Shen et al. (2022) conducted a survey design to identify the contents and providers of perceived social support beneficial for improving medication adherence among hypertensive patients in China.  Participants included 903 hypertensive patients.  Optimal medication adherence was positively associated with the overall score of caregiving support.  The study supports the PICOT by demonstrating that family involvement in managing hypertensive patients increases adherence to medication, resulting in better patient outcomes. 

Comparison of articles

            The purpose of the articles revolved around examining the impact of family interventions in improving self-care practices like medication adherence and nutrition.  All the articles established that family social support effectively improved health outcomes in hypertensive patients.  In addition, the study participants were hypertensive patients, and the interventions used included family interventions.  However, the study designs employed in these articles varied.  Several studies employed RCT studies, but different types of RCTs were used like Single-blind, Pilot, and Open-label cluster.  Other designs used include systematic reviews, survey studies, and cross-sectional studies.  Besides, the sample size differed in all the articles and the settings the studies were conducted in.  Irwan et al. (2022) had the least sample size with 30 patients, while Jeemon et al. (2021) had the largest sample of 750 families with 1671 members.  The interventions provided to the intervention groups and participants varied in the studies, although the family intervention was common.  Some studies incorporated interventions like the DASH diet, physical activity, and weight.

The articles have a common theme, which is the involvement of family in hypertension management.  Conclusions were similar in all the articles, with the researchers concluding that involving family as social support in managing hypertensive patients is crucial in promoting better health outcomes.  The articles recommend including family members when providing health education to hypertensive patients, including the elderly and non-English speakers, to encourage a healthier lifestyle and better management of BP.  The small sample size used in some studies like Irwan et al. (2022) and Tutpai et al. (2021) limits the generalization of the findings.  Furthermore, the studies that applied Survey and cross-sectional designs were limited since there was no comparison of the intervention like RCTs.  Nevertheless, no controversies were identified in any of the studies. 

Suggestions for Future Research

From the literature analysis, we know that incorporating family members as part of support for hypertensive patients improves their medication adherence and self-care practices.  We also know that family interventions improve outcomes and promote optimal BP control.  However, we do not know the interventions that can be implemented to encourage family members to support hypertensive patients.  Thus, future studies should look into ways that family members can be encouraged to become involved in the management of their family members with hypertension.


The articles examined the impact of family involvement in improving the outcomes of hypertensive patients.  Overall study findings show that involving family members in providing health education to hypertensive patients increases compliance to treatment and contributes to better self-care practices resulting in better BP control.  Thus, the findings support the PICOT by establishing that families can be included as a support system for non-English speaking hypertensive patients, which can improve BP.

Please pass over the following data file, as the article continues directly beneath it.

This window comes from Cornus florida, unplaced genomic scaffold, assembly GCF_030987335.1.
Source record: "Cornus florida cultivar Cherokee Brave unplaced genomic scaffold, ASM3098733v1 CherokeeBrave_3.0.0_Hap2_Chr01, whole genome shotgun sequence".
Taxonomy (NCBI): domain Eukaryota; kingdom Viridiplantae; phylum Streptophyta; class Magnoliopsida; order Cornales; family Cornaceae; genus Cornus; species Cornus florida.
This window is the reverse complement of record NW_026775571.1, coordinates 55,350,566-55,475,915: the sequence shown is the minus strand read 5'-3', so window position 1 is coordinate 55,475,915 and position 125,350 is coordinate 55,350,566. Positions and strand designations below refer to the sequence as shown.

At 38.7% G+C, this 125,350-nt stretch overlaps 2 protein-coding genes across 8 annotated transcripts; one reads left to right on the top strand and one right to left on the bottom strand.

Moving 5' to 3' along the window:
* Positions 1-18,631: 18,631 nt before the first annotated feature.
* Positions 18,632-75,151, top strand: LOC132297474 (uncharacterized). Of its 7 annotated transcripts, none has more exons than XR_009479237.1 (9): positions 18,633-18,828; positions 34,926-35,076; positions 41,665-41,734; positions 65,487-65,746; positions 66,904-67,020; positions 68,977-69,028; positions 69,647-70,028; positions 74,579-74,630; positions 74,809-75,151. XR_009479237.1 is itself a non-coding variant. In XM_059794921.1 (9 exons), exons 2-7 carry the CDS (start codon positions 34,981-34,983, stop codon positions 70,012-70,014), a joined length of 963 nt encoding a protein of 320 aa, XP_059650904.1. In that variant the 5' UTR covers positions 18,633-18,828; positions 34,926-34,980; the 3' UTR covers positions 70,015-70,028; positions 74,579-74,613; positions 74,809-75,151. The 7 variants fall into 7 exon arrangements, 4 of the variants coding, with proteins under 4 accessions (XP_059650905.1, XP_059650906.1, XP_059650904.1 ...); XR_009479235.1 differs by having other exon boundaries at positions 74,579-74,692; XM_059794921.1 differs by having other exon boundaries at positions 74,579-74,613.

Chacko, S., & Jeemon, P. (2020).  Role of family support and self-care practices in blood pressure control in individuals with hypertension: results from a cross-sectional study in Kollam District, Kerala.  Wellcome open research, 5, 180.

Irwan, A. M., Usman, S., & Arafat, R. (2022). Family involvement in a low-salt diet for hypertensive older adults.  Working with Older People.

Jeemon, P., Harikrishnan, S., Ganapathi, S., Sivasankaran, S., Binukumar, B., Padmanabhan, S., … & Prabhakaran, D. (2021).  Efficacy of a family-based cardiovascular risk reduction intervention in individuals with a family history of premature coronary heart disease in India (PROLIFIC): an open-label, single-center, cluster randomized controlled trial.  The Lancet Global Health, 9(10), e1442-e1450.

Kim, E. J., Kim, T., Paasche-Orlow, M. K., Rose, A. J., & Hanchate, A. D. (2018). Disparities in Hypertension Associated with Limited English Proficiency.  Journal of general internal medicine, 32(6), 632–639.

Maslakpak, M. H., Rezaei, B., & Parizad, N. (2018). Does family involvement in patient education improve hypertension management?  A single-blind randomized, parallel-group, controlled trial.  Cogent Medicine, 5(1), 1537063.

Shahin, W., Kennedy, G. A., & Stupans, I. (2021).  The association between social support and medication adherence in patients with hypertension: A systematic review.  Pharmacy Practice, 19(2).

Shen, B., Guan, T., Du, X., Pei, C., Zhao, J., & Liu, Y. (2022).  Medication Adherence and Perceived Social Support of Hypertensive Patients in China: A Community-Based Survey Study.  Patient preference and adherence, 16, 1257-1268.

Tutpai, G., Unja, E. E., & Nura, F. (2021). Family Support for Controlling Blood Pressure of Elderly Patients in Health Facilities During the Covid-19 Pandemic in Banjarmasin.  KnE Life Sciences, 268-277.

Zeng, D., Yang, C., & Chien, W. T. (2021). Effects of a family dyadic partnership program for people with hypertension in a rural community: A pilot randomized controlled trial.  Australian Journal of Rural Health, 29(3), 435-448.